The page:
Wesley So ‘Works Harder,’ Leads In Shamkir After 4 Rounds

Wesley So ‘Works Harder,’ Leads In Shamkir After 4 Rounds

| 55 | Chess Event Coverage

“The U.S. Championship kind of motivated me to work harder,” said GM Wesley So after grabbing sole lead at the Shamkir Chess tournament's fourth round. On Monday he beat GM Rauf Mamedov whereas GM Magnus Carlsen drew with GM Michael Adams.

It's way to early to speak about a new sheriff in town, but right now GM Wesley So does seem to be the main rival for GM Magnus Carlsen in Shamkir.

Whereas the world champion drew his black game with Adams, So smoothly defeated Mamedov in what looked like a crystal-clear game from start to finish.

In Mamedov's favorite Accelerated Dragon, the U.S. grandmaster avoided the main lines and after 14 moves a normal middlegame was on the board, except that White had played f2-f4 rather early and his pawn was on g3 instead of g2. 

Black seemed OK there, but one inaccuracy was enough to get into big trouble.

One mistake and Mamedov got into trouble.

Perhaps it's time to move on and stop writing about So's forfeit in St. Louis, but fact is that since that happened he has now scored 5.5/6!

“In my last tournament I had a lot of losses; I lost almost half of my games in the U.S. Championship. That kind of motivated me to work harder. I was trying to figure out why that happened, what my weaknesses are, and I tried to solve them. (...) I work every day with a board and I analyze some games.”

So compared his current state of mind with Vishy Anand during world championship matches: “I just decided to completely forget what anybody says and just... I really focus on my games.”

So: “I really focus on my games.”

Meanwhile Mamedov was completely devastated and held his head in his hands for most of the press conference. “I just couldn't play today,” he said.

Annotations by GM Dejan Bojkov

A very smooth win for So.

GM Magnus Carlsen might be the big favorite when GM Michael Adams is not in good form, but today the Englishman played a fine game. “I think a draw with Black against Mickey is a perfectly good and normal result,” said Carlsen.

The Norwegian played 3...g6 in the Ruy Lopez, like he had done last year against GM Hikaru Nakamura. Adams seemed unaware of that game, because he criticized his own deviation, 12.exf5. Carlsen said about that move: “Fischer did it against Filip in '62 but I don't think it's too great for White.”

As a result, the world champ got what he wanted. “I was happy. I just wanted to play a complicated game and it seemed that the position was both complicated and quite good for me.”

Carlsen got what he wanted: a complicated and good position.

The critical moment came on move 25, when Carlsen went for an exchange sacrifice: “Perhaps a tad risky but I didn't see any other way to play for something. I just didn't think my chances were too great if we play slowly, then he will unravel with g3 and Ng2 and I cannot really get to the knight on h5. It seemed that it's easier for White to play.”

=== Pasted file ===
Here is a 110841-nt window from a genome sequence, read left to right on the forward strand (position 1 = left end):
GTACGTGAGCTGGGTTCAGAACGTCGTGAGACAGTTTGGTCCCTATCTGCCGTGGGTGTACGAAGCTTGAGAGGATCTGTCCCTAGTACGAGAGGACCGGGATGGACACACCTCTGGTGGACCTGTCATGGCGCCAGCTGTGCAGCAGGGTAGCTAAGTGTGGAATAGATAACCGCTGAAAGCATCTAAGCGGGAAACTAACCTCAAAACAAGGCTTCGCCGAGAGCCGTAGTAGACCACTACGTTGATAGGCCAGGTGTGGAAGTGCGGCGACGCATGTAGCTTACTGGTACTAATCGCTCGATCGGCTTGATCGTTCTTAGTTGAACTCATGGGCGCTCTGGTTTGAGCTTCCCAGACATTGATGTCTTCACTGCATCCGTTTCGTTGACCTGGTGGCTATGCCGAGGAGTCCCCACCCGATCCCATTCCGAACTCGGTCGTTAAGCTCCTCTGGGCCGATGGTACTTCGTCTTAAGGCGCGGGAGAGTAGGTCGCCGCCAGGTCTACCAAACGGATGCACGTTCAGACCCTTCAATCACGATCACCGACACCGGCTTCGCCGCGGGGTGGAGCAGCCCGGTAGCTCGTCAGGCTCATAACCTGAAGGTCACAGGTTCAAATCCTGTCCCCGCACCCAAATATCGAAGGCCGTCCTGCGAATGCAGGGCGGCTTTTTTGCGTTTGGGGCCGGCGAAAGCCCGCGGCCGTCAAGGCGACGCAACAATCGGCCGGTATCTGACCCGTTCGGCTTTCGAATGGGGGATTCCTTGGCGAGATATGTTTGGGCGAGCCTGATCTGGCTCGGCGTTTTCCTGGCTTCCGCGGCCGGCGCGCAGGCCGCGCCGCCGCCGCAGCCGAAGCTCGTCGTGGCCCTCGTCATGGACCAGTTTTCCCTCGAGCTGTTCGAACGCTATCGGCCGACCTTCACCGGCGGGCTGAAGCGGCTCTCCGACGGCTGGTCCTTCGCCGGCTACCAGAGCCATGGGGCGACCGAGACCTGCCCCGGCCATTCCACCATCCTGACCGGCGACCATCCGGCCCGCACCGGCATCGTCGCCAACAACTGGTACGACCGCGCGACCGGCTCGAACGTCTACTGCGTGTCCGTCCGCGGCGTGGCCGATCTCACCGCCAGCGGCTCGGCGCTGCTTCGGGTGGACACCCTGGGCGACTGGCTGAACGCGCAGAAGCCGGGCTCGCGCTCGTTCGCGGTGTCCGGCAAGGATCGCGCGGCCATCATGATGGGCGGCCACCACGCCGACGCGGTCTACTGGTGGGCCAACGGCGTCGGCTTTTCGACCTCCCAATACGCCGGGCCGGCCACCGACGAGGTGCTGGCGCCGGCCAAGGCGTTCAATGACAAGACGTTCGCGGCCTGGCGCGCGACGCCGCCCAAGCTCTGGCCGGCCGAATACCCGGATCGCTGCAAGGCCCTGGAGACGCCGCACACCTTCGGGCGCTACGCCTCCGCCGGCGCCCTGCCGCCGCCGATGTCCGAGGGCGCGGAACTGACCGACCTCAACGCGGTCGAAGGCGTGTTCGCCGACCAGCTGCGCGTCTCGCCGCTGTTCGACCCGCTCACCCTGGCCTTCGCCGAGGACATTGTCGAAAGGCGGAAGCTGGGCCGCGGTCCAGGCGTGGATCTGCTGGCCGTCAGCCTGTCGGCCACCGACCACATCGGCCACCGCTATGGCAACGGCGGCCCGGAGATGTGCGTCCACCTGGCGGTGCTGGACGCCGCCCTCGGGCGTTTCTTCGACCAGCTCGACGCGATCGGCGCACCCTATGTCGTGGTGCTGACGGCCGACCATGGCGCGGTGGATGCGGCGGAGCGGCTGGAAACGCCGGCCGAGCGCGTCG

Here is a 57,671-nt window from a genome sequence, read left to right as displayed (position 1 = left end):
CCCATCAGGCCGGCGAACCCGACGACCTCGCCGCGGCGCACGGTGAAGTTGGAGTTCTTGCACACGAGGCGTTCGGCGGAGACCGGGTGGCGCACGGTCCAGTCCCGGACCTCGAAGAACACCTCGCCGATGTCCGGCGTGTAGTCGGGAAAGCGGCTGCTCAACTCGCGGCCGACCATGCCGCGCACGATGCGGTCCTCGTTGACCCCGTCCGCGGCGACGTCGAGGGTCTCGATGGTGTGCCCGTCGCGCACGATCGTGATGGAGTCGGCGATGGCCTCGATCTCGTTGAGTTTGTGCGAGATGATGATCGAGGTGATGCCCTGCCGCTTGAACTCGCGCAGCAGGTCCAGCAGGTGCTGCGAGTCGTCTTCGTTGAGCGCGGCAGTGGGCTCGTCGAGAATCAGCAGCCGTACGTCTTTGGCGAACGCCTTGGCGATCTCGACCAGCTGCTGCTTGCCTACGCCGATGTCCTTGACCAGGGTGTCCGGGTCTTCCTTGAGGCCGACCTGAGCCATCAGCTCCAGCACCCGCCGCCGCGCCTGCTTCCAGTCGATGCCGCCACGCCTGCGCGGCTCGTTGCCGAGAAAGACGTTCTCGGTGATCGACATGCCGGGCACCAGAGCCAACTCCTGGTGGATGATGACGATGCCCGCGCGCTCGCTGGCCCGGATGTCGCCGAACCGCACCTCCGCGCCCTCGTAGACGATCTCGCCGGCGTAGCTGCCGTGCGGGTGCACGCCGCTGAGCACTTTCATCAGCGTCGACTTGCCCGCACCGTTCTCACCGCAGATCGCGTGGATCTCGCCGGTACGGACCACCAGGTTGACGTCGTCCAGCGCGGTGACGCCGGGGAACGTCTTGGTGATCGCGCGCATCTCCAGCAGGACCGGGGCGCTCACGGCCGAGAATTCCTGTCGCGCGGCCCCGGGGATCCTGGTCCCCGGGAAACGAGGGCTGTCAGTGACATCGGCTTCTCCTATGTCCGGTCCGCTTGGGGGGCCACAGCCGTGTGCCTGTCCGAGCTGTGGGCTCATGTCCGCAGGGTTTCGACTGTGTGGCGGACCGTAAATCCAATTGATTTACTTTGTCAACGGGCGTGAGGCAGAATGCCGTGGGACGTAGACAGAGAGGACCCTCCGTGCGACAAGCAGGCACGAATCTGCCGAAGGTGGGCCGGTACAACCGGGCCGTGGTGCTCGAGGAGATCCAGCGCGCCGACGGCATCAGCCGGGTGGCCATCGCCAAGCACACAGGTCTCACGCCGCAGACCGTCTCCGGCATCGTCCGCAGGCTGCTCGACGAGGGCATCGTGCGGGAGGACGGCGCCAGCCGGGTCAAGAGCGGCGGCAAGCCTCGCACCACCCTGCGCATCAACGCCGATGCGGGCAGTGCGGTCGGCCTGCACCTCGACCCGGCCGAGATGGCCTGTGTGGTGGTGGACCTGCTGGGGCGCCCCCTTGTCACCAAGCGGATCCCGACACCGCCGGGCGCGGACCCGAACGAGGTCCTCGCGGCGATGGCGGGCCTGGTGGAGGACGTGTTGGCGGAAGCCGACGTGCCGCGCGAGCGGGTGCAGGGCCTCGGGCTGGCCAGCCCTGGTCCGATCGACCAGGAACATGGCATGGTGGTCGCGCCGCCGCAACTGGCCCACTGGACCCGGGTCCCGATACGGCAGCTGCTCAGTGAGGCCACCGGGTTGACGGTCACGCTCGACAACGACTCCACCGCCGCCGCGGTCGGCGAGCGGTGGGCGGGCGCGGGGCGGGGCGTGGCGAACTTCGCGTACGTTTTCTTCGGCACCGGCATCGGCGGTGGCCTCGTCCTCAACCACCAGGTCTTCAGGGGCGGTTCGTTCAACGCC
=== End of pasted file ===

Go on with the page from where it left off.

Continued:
Carlsen continued: “And also I felt that once I get the knight to f3 then I shouldn't be in any danger of losing really.”

Getting an octopus to f3 is hardly an exchange sac, is it?

Adams played logical moves, maneuvered around that f3-knight a bit with the knowledge that he had to take it at some point. But around move 36 it was hard to find anything for either side, and with half a minute left on the clock (with no increment) Carlsen “accepted” a move repetition. 

“I really tried hard to find something that probably wasn't there,” he said.

Adams and Carlsen at the press conference.

If we only count classical games (thus skipping dozens of rapid and blitz games), GM Vladimir Kramnik and GM Viswanathan Anand had played 83 times before. The Indian, who won their world championship match in 2008 in Bonn, has a slight plus score after all those years: +10 =66 -7.

In recent years many of their games were theoretical battles ending in a draw, and it wasn't different today. 

“You know I like Catalan and I'm trying to play Catalan against everything,” said Kramnik about his opening choice. What followed was a forced line that led to an ending which Kramnik believed to be good for White “according to theory.”

It's mildly surprising that both players apparently missed, or didn't care to mention, a correspondence game from 2008, which they followed and which was agreed drawn on move 29. The same thing occurred in their mutual game at the London Chess Classic last year.

At the press conference the players gave very insightful answers to's question whether, besides the changes chess has undergone due to the computer, over-the-board play has changed as well.

Anand: “In my opinion chess has never been more interesting. I don't know if it's that I'm able to understand everything that's happening in every game quite quickly, or why, but I think over-the-board play has become very dynamic. Of course the computer's influence is always there and perhaps it's also the computer's influence that people visualize a lot more possibilities and so on.

"But it's not that people weren't complaining about preparation before the computer came along. This thing about chess being worked out too much is as old as the hills. Over-the-board styles are evolving a lot. Nowadays you see a lot of off-beat openings and I think it's partially a reaction to the amount of theory around.

"But like I said, it's never been more interesting to follow.”

Kramnik: “First of all there are a lot of interesting games nowadays in chess tournament, I agree. But first of all, we have to work three times more than the times when I started chess, [smiles] that is a negative point. There is so much to memorize, it's really not easy.